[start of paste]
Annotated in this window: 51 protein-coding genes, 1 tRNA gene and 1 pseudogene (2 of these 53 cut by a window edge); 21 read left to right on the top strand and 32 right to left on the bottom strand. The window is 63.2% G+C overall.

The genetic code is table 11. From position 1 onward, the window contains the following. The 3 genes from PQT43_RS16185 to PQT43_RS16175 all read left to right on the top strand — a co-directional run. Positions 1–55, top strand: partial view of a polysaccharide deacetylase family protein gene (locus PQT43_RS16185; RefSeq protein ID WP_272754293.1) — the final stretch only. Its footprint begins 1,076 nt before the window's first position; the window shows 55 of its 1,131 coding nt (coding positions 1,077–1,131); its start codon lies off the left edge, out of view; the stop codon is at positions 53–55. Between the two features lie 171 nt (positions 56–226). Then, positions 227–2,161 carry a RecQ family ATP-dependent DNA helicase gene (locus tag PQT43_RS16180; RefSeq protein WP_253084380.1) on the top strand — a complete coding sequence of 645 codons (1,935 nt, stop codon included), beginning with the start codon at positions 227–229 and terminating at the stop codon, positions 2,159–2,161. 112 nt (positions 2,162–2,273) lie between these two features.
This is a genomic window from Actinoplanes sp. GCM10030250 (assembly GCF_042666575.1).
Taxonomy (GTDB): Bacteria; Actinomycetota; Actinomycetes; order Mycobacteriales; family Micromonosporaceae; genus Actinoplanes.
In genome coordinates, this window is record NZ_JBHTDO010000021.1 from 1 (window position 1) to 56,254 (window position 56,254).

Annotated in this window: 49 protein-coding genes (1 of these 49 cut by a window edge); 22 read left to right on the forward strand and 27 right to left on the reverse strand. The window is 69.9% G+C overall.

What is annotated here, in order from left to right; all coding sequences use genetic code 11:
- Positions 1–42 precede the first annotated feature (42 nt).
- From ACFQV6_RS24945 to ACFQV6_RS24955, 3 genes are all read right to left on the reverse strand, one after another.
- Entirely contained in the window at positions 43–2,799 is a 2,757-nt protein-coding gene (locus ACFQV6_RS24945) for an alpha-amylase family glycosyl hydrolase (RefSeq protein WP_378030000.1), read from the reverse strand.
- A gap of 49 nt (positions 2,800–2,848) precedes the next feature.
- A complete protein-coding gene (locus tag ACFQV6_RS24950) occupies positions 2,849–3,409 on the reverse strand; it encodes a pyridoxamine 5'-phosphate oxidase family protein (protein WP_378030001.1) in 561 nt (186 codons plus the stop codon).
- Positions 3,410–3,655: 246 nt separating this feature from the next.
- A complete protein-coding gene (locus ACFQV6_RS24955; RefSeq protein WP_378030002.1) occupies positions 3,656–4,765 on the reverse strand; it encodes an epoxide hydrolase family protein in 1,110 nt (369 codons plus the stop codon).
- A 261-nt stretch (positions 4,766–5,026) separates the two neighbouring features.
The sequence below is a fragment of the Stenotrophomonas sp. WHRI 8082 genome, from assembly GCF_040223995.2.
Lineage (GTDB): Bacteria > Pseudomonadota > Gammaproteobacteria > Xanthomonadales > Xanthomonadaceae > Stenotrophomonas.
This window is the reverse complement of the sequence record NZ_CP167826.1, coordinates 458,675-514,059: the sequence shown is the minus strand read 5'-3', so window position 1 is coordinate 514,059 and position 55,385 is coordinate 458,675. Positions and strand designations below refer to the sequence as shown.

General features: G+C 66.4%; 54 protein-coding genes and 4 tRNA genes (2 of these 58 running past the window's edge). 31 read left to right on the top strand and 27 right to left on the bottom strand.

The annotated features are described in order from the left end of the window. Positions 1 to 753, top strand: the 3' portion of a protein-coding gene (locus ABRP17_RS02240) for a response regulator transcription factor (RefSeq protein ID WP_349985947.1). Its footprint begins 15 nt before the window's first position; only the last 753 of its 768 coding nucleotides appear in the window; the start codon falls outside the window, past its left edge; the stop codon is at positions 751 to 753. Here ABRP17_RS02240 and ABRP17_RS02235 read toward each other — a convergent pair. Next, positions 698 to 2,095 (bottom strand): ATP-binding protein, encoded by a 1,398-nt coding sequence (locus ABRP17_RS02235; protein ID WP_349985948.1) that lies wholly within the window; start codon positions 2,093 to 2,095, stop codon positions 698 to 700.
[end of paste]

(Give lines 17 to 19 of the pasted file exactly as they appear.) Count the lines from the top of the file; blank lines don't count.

Lineage (GTDB): Bacteria > Pseudomonadota > Gammaproteobacteria > Xanthomonadales > Xanthomonadaceae > Stenotrophomonas.
This window is the reverse complement of the sequence record NZ_CP167826.1, coordinates 458,675-514,059: the sequence shown is the minus strand read 5'-3', so window position 1 is coordinate 514,059 and position 55,385 is coordinate 458,675. Positions and strand designations below refer to the sequence as shown.

General features: G+C 66.4%; 54 protein-coding genes and 4 tRNA genes (2 of these 58 running past the window's edge). 31 read left to right on the top strand and 27 right to left on the bottom strand.